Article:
Using Anomaly Detection Techniques to Spot Credit Card Fraud
Table of Contents
- Executive Summary
1 Executive Summary
This article illustrates an example of anomaly detection techniques application to analyze customer credit card behavior to identify potentially fraudulent transactions. We discuss the preprocessing steps, apply anomaly detection algorithms such as Local Outlier Factor and Elliptic Envelope hyper-parameters, and visualize the outcome.
This project and the data were part of the first course, “Introduction to Predictive Analytics using Python,” in the University of Edinburgh Predictive Analytics using Python MicroMasters program.
The project aims to predict whether a transaction was fraudulent based on a small historical dataset.
The aim is to identify anomaly transactions using a historical dataset that we first need to preprocess.
3.1 Analytic Approach and Data Requirements
A predictive analytics approach is selected to identify outliers. Due to having a relatively low frequency of fraudulent transactions in practice, we cannot assume that the positive examples would be sufficiently similar to learn in a supervised learning approach scenario reliably. Therefore, this assignment uses the anomaly detection approach. (In this dataset, 57% of the cases had a positive label, so arguably supervised classification would work as well in this example) Anomaly detection requires normalized numerical data to converge efficiently.
The course authors provided the dataset in CSV format. It consisted of 99 training examples with five features: CC, No, Money, City, Phone, and class label 1 for a fraudulent transaction and 0 for the negative class.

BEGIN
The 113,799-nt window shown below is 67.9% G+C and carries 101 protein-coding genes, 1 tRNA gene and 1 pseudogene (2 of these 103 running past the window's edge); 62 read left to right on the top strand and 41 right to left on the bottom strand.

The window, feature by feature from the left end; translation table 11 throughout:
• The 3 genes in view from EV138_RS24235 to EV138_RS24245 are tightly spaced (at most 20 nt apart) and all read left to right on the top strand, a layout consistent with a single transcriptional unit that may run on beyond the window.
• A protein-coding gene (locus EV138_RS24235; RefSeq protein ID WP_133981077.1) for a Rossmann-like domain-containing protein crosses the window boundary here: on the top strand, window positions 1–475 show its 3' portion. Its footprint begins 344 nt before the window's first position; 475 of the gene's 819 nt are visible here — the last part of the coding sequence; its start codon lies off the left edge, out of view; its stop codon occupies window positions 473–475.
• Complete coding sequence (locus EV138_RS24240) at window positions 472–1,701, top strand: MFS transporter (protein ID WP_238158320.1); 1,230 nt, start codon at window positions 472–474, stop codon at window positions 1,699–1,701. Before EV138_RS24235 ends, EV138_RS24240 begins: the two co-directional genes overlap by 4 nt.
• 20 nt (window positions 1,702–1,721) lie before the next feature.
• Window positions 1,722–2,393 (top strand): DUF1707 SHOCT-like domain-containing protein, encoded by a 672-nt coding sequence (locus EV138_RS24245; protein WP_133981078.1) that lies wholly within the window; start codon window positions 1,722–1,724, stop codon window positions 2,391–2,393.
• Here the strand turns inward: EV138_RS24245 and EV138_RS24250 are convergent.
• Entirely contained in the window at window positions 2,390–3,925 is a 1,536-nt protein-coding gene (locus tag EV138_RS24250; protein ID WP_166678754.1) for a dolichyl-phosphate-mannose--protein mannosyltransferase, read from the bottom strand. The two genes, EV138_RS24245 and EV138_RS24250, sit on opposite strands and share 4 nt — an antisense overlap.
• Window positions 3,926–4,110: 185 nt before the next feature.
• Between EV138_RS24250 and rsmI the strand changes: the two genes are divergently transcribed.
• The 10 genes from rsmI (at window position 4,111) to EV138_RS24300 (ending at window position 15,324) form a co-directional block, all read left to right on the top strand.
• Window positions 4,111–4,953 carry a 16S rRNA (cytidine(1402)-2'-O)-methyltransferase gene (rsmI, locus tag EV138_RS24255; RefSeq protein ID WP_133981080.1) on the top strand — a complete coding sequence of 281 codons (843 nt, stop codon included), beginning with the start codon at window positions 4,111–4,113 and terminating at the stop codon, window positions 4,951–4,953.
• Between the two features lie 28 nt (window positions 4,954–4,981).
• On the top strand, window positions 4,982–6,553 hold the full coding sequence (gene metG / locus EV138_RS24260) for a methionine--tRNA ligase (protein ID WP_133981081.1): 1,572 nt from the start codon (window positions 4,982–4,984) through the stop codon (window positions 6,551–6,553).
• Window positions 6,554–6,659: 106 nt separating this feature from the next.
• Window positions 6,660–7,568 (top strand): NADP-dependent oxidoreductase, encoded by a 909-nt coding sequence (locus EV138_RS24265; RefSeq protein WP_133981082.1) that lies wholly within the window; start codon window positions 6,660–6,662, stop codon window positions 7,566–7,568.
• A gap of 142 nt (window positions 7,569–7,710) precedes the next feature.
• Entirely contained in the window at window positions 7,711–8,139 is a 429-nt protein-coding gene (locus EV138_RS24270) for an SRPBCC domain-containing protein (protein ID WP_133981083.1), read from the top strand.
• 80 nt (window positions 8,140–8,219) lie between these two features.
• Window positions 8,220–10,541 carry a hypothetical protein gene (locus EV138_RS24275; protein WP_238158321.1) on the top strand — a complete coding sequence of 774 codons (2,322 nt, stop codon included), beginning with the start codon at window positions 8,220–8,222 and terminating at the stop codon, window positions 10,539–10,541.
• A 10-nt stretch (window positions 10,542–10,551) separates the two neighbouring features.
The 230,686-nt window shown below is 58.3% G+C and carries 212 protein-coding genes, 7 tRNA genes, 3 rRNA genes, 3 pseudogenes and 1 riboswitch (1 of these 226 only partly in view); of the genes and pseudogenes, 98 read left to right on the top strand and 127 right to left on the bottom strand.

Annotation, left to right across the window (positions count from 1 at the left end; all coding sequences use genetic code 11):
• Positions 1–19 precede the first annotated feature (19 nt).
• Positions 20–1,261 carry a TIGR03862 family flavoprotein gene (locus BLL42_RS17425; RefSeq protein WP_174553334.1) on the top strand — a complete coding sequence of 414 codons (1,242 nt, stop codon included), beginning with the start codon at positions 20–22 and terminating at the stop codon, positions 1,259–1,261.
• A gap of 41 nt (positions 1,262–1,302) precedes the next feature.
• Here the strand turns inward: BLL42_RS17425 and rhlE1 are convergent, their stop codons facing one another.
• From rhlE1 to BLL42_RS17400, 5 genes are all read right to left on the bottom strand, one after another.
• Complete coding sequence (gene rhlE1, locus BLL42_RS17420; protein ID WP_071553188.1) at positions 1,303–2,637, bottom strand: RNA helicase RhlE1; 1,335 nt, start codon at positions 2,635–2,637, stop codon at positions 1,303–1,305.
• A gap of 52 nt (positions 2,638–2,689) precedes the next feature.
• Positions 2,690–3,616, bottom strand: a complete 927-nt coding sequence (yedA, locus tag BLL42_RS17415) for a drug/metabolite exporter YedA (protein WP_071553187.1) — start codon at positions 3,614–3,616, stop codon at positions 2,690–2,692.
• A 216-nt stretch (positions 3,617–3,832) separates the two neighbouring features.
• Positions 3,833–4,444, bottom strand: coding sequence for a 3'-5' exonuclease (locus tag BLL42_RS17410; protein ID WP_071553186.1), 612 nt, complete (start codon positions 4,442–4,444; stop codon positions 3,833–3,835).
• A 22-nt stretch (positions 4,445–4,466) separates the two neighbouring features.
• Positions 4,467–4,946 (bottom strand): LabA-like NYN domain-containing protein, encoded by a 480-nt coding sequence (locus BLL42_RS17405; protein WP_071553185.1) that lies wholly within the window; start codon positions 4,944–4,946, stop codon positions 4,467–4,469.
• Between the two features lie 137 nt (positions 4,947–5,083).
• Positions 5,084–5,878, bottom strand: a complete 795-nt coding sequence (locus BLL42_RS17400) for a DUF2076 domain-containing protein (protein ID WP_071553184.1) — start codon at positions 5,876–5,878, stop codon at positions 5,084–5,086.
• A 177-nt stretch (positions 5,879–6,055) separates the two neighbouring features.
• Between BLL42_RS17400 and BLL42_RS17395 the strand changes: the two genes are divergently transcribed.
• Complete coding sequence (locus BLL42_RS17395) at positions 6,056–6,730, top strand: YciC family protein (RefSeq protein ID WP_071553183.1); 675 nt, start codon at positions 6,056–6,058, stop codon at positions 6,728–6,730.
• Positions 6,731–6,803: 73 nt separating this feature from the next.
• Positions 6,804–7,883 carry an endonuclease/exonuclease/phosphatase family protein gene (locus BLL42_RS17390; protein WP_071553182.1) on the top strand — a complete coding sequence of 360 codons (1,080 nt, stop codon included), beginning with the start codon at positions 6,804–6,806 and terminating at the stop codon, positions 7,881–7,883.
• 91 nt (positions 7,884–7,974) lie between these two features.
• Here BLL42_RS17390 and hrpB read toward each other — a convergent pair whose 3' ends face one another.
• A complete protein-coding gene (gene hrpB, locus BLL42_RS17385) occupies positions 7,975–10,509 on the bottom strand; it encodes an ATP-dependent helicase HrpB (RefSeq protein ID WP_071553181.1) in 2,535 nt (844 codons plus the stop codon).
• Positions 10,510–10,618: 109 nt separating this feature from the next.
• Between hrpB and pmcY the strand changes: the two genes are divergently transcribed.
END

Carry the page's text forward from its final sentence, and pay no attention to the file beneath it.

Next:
Several preprocessing steps were necessary to bring the data to the format that the anomaly detection algorithms would accept (steps sequence defined by the course):
- Step 1: Format
- Step 2: Feature Selection
- Step 3: Outliers
- Step 4: Transformation
Step 1: Format
First, we get rid of dollar signs and commas and then convert money into the numeric format.
Step 2: Feature Selection
Next, we count the number of unique values for the remaining features, and we see that the CC number has 99 unique values in object format, and the phone had 95 out of the total of 99 observations. These features will arguably be less beneficial and are, therefore, dropped from the data frame.
Step 3: Outliers
Outliers are then identified based on numerical features “No” and “Money” using LocalOutlierFactor with 20 neighbors and contamination of 20%
Step 4: Transformation
as the last preprocessing step, we standardize the numeric variables. Figure 4.2 Normalized Data shows the dataset after the transformation.
Note: Within the programming assignment, “city” was not converted into a dummy variable, but this could be an option also to assess the relationship between cardholder location and behavior.
Using 30% contamination factor (set by the course), unsurprisingly, with the higher number of neighbors points located towards the edges such extreme low and high No values were selected as outliers (red points) while the at lower neighbor values.